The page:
#childsafety | Poor staff training sees trust forbidden to admit child mental health patients

A hospital trust has been banned from admitting any new patients under the age of 18 who present solely with acute mental health needs, following concerns over patient safety and poor staff training.

The Care Quality Commission has placed urgent conditions on Shrewsbury and Telford Hospital NHS Trust following a focused inspection of its children and young people’s services, which are delivered from The Princess Royal Hospital in Telford.

“Children and young people had been exposed to the risk of harm and inappropriate use of restraint”

CQC report

It also downgraded the overall rating of the trust’s service for children and young people from “requires improvement” to “inadequate”.

The inspection on 24 February had been prompted by concerning information acquired by the health watchdog around the safety and quality of assessment and treatment of children and young people who attended the hospital with acute mental health needs or learning disabilities.

During the inspection, the CQC spoke with a range of staff, including 14 nurses, a mental health matron, a lead nurse for women and children and a lead safeguarding nurse for children, among other health professionals.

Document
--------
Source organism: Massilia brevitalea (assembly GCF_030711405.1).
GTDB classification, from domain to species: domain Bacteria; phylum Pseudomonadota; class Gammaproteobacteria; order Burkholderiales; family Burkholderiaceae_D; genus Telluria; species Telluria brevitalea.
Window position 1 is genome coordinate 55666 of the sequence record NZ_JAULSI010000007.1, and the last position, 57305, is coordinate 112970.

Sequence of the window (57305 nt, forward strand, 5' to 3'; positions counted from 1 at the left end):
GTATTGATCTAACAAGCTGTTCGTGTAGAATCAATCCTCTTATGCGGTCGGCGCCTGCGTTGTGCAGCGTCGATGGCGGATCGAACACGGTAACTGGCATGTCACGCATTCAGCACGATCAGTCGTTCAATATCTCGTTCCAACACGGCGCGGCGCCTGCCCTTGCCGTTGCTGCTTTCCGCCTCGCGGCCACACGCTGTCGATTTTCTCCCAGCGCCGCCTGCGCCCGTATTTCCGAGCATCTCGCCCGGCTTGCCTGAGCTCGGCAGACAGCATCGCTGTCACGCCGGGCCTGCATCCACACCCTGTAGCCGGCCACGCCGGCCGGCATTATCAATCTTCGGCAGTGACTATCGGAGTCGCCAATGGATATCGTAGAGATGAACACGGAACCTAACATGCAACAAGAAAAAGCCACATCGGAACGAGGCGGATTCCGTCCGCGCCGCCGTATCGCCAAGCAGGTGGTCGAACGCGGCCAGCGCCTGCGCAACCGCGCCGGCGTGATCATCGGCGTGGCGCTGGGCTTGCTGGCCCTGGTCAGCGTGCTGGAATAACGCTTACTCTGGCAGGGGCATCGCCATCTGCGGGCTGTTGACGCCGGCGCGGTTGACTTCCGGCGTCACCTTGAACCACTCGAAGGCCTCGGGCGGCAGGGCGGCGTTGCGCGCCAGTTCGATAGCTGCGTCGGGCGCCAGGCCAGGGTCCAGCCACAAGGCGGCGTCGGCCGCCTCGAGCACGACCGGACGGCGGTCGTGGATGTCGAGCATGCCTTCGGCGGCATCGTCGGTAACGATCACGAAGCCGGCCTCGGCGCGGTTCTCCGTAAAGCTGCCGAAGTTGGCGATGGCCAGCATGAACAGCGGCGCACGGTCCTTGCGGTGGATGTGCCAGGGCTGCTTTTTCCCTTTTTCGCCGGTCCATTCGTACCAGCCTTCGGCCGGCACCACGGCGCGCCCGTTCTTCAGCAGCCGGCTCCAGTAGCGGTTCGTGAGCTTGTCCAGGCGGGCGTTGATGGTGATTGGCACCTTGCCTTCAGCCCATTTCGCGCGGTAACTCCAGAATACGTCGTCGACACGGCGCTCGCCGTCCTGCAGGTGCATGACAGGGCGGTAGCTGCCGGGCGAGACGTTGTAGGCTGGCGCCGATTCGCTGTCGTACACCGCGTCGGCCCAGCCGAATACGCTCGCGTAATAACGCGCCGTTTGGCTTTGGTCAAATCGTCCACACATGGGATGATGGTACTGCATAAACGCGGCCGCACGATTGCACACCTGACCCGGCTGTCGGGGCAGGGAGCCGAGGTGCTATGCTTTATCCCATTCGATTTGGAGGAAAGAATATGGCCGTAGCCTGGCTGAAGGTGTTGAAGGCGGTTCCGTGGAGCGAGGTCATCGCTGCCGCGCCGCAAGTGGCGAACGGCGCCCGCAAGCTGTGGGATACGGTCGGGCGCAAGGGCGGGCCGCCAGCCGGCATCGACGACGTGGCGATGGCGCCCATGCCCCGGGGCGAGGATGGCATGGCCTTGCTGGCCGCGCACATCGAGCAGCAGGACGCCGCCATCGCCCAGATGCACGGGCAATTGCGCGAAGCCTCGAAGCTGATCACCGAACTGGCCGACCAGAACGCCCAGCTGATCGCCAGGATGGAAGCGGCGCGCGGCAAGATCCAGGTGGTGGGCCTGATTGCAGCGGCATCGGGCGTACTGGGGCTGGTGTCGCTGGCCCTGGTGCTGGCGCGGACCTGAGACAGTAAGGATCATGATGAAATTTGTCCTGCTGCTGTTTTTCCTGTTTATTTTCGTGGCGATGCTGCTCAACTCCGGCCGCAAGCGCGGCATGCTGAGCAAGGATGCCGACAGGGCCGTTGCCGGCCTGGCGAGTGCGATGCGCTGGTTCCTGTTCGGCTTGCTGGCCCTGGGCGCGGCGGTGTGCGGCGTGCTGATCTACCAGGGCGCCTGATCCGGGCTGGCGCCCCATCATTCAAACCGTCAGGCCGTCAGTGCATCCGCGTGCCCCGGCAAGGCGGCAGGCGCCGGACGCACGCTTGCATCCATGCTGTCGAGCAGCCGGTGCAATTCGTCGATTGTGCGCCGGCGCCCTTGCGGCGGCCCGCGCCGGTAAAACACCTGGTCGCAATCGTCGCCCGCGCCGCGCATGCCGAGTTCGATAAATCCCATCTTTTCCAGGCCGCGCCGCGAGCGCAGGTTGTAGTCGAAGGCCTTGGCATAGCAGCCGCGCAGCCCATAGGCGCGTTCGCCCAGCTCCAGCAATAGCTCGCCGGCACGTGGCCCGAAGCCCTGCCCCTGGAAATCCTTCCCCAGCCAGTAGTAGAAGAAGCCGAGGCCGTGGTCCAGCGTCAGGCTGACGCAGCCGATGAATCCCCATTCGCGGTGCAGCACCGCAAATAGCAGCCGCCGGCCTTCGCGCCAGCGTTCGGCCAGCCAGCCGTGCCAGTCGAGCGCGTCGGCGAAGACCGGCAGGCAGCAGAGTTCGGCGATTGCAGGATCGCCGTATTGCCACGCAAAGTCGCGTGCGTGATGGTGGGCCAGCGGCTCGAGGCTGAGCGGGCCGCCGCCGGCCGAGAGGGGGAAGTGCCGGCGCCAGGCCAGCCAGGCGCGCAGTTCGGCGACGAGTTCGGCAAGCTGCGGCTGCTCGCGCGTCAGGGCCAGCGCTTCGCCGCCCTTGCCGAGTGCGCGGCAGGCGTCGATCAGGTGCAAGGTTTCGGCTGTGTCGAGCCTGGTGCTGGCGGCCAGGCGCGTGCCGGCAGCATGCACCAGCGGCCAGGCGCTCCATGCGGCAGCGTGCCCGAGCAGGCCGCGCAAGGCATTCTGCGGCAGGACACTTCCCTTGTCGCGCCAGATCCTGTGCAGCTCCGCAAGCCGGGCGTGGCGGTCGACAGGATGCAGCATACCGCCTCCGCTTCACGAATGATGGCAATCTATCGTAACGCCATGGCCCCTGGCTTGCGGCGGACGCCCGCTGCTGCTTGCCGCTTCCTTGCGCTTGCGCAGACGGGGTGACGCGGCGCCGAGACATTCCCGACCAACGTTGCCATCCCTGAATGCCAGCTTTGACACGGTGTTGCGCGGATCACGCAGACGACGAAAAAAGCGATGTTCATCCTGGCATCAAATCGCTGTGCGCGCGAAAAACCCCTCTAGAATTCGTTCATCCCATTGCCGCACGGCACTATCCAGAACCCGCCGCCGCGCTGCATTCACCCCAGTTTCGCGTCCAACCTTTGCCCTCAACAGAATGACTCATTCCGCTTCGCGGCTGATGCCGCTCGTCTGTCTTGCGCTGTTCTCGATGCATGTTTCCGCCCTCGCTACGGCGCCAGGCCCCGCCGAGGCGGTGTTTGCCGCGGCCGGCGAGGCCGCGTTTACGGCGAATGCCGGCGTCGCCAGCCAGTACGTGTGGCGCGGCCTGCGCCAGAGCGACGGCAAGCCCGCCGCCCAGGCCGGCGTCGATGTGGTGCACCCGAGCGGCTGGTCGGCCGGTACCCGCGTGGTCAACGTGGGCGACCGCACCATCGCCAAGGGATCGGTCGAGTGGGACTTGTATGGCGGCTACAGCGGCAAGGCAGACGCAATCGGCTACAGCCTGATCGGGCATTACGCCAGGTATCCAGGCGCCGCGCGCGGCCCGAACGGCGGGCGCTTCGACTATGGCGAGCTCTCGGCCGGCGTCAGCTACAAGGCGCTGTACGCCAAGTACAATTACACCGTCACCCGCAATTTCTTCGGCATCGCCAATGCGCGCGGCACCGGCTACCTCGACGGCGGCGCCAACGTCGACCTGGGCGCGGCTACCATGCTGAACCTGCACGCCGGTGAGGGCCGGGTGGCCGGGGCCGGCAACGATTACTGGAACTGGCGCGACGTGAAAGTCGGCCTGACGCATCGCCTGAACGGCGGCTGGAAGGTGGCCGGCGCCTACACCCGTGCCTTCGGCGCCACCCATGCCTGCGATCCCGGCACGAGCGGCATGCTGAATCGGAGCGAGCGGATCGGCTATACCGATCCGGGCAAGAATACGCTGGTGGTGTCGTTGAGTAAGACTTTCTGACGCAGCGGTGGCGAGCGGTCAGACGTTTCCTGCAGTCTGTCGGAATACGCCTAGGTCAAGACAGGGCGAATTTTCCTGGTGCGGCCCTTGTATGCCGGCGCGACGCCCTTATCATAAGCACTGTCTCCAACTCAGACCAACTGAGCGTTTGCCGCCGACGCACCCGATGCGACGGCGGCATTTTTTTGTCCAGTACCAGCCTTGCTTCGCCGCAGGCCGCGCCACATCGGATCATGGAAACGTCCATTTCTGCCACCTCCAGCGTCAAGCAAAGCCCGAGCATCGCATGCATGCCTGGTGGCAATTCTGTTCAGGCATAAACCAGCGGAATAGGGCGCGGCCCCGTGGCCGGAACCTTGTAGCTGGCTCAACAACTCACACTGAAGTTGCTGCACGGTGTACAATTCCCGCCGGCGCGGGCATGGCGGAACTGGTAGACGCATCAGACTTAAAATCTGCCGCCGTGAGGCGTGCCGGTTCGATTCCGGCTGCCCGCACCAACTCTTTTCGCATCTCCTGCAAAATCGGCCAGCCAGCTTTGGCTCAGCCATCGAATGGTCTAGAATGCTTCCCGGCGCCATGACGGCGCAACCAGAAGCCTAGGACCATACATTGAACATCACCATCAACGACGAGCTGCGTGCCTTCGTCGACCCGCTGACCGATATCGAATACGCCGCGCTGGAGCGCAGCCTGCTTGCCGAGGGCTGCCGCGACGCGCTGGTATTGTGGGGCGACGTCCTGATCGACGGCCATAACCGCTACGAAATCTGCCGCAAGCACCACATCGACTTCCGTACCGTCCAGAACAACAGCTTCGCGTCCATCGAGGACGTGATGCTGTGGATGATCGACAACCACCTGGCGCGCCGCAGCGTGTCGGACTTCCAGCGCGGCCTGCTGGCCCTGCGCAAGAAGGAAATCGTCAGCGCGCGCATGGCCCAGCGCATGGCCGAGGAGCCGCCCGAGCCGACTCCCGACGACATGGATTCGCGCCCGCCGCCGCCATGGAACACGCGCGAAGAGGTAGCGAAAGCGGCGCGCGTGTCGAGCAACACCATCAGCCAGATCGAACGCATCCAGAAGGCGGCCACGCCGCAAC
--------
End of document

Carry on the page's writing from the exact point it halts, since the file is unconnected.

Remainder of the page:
In a report published today, the CQC warned that the service “did not ensure enough skilled and competent staff” were deployed to provide care to those under 18 admitted with mental health needs and learning disabilities.

Meanwhile, the health watchdog felt the service was “not inclusive” and “did not always take account of” individual needs and preferences.

Concerningly, it also found that children and young people admitted with mental illness or those with learning disabilities “did not receive adequate risk assessments on admission and those risk assessments that were completed were not updated as required”.

This meant that “action was not always taken to ensure all their needs were met and that risks were managed effectively”, the report added.

In addition, it claimed that staff failed to follow best practice in anticipating, de-escalating and managing challenging behaviours.

“We have imposed urgent conditions on the trust’s registration to keep patients safe and ensure staff are supported with appropriate training”

Ted Baker

“Effective systems were not in place to ensure restrictive practices, such as restraint, were completed safely and appropriately by staff who had undertaken nationally recognised training,” added the CQC.

The trust did not train its own staff in the use of restraint, therefore agency staff and security staff would be used when it was required.

But when reviewed by the CQC, 16 of 70 agency staff employed to care for one child had not completed their annual refresher in restraint training as required.

“This meant these children and young people had been exposed to the risk of harm and inappropriate use of restraint,” inspectors warned.

Other concerns raised showed that staff “did not fully understand how to protect children and young people from abuse” and that they “did not consistently follow” local or national guidance for safeguarding referrals.

The report also highlighted how the trust’s safeguarding policy did not state that all clinical staff working with children and young people required level three safeguarding training.

Among several improvements the trust has been urged to make, is the need to ensure this is corrected and that all staff caring for children and young people complete this training.